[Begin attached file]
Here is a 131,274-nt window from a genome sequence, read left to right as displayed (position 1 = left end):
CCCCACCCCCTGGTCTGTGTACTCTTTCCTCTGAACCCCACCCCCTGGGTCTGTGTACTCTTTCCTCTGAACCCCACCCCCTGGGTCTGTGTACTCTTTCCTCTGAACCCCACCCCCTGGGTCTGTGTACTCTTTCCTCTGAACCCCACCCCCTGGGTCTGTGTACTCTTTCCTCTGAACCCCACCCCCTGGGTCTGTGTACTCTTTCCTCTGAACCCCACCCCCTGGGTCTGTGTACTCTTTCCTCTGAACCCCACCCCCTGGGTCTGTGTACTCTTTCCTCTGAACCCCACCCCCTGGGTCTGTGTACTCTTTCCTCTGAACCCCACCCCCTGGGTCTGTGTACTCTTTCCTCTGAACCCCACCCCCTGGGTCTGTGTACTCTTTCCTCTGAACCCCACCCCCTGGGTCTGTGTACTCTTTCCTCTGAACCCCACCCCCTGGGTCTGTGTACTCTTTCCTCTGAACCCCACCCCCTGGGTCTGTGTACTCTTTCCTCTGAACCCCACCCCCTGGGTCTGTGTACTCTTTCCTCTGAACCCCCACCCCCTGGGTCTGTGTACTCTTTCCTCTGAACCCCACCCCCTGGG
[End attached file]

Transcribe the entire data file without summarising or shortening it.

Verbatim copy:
Here is a 131,274-nt window from a genome sequence, read left to right as displayed (position 1 = left end):
CCCCACCCCCTGGTCTGTGTACTCTTTCCTCTGAACCCCACCCCCTGGGTCTGTGTACTCTTTCCTCTGAACCCCACCCCCTGGGTCTGTGTACTCTTTCCTCTGAACCCCACCCCCTGGGTCTGTGTACTCTTTCCTCTGAACCCCACCCCCTGGGTCTGTGTACTCTTTCCTCTGAACCCCACCCCCTGGGTCTGTGTACTCTTTCCTCTGAACCCCACCCCCTGGGTCTGTGTACTCTTTCCTCTGAACCCCACCCCCTGGGTCTGTGTACTCTTTCCTCTGAACCCCACCCCCTGGGTCTGTGTACTCTTTCCTCTGAACCCCACCCCCTGGGTCTGTGTACTCTTTCCTCTGAACCCCACCCCCTGGGTCTGTGTACTCTTTCCTCTGAACCCCACCCCCTGGGTCTGTGTACTCTTTCCTCTGAACCCCACCCCCTGGGTCTGTGTACTCTTTCCTCTGAACCCCACCCCCTGGGTCTGTGTACTCTTTCCTCTGAACCCCACCCCCTGGGTCTGTGTACTCTTTCCTCTGAACCCCCACCCCCTGGGTCTGTGTACTCTTTCCTCTGAACCCCACCCCCTGGG